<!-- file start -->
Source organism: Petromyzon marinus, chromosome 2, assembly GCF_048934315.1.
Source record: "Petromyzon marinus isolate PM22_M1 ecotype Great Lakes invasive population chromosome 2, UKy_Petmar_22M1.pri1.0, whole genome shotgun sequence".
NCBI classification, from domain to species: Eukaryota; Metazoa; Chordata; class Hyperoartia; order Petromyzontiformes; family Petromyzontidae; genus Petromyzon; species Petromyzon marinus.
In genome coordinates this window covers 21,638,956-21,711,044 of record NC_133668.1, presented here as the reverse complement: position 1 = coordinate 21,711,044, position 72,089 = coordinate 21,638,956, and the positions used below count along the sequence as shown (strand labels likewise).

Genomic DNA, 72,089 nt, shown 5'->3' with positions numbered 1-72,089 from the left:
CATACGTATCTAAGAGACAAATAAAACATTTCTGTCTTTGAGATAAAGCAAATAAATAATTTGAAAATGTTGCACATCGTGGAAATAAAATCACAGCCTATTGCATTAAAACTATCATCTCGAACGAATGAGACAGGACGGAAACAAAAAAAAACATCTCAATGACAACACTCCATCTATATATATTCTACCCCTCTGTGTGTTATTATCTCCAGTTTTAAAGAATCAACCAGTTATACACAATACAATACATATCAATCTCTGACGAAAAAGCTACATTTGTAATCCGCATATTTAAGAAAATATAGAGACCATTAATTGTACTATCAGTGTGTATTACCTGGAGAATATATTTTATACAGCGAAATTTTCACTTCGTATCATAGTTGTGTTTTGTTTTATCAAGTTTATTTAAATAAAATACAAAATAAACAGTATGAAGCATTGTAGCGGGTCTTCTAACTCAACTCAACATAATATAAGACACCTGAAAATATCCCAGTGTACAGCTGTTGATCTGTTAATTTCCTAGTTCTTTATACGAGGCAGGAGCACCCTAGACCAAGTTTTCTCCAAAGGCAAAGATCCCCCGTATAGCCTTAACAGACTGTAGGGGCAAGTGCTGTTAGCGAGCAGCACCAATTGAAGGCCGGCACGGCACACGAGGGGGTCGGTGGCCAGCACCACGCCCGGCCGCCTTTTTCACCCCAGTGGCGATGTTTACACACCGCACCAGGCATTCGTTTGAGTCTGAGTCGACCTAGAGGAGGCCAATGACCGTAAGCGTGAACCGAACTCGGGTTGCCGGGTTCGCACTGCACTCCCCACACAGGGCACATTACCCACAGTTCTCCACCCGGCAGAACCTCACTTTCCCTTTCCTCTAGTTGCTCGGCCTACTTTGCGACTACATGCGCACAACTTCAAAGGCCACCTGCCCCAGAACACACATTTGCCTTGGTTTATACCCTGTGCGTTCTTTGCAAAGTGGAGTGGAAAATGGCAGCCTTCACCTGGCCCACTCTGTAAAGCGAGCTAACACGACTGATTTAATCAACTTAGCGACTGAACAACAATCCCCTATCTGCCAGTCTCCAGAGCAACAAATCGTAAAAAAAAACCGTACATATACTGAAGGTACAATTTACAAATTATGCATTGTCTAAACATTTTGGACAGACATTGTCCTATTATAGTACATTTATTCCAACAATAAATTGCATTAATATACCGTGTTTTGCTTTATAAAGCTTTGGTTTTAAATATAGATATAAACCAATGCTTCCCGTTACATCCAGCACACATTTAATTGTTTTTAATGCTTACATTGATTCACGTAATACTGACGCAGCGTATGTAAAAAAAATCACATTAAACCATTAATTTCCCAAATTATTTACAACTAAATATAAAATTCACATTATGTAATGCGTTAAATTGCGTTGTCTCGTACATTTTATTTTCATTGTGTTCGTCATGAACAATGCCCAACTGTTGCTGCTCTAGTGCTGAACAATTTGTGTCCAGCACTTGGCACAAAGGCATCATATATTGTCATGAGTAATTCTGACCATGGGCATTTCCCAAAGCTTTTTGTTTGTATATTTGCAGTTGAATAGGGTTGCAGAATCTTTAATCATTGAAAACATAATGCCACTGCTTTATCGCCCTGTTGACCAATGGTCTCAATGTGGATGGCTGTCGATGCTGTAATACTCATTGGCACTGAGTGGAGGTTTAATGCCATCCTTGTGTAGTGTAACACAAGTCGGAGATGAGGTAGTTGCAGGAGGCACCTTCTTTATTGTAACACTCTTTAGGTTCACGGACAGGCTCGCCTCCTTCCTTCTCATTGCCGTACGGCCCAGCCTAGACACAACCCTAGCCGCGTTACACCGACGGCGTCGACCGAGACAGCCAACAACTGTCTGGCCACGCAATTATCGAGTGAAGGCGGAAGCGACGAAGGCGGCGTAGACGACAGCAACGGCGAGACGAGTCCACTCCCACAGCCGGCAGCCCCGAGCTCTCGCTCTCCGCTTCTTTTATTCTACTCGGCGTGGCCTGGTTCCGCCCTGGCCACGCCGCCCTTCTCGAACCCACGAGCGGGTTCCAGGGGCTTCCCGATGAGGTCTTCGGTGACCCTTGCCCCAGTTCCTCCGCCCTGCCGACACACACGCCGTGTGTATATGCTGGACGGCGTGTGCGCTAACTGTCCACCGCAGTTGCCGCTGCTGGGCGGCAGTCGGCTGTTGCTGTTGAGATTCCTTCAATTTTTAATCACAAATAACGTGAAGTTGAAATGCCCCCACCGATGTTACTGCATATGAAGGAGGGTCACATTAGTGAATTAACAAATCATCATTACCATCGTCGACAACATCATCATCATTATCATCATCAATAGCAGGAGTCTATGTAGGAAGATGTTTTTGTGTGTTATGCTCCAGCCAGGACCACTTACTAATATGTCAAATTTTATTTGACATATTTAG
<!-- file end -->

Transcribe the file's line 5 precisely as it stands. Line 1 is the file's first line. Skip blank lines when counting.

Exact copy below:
Genomic DNA, 72,089 nt, shown 5'->3' with positions numbered 1-72,089 from the left: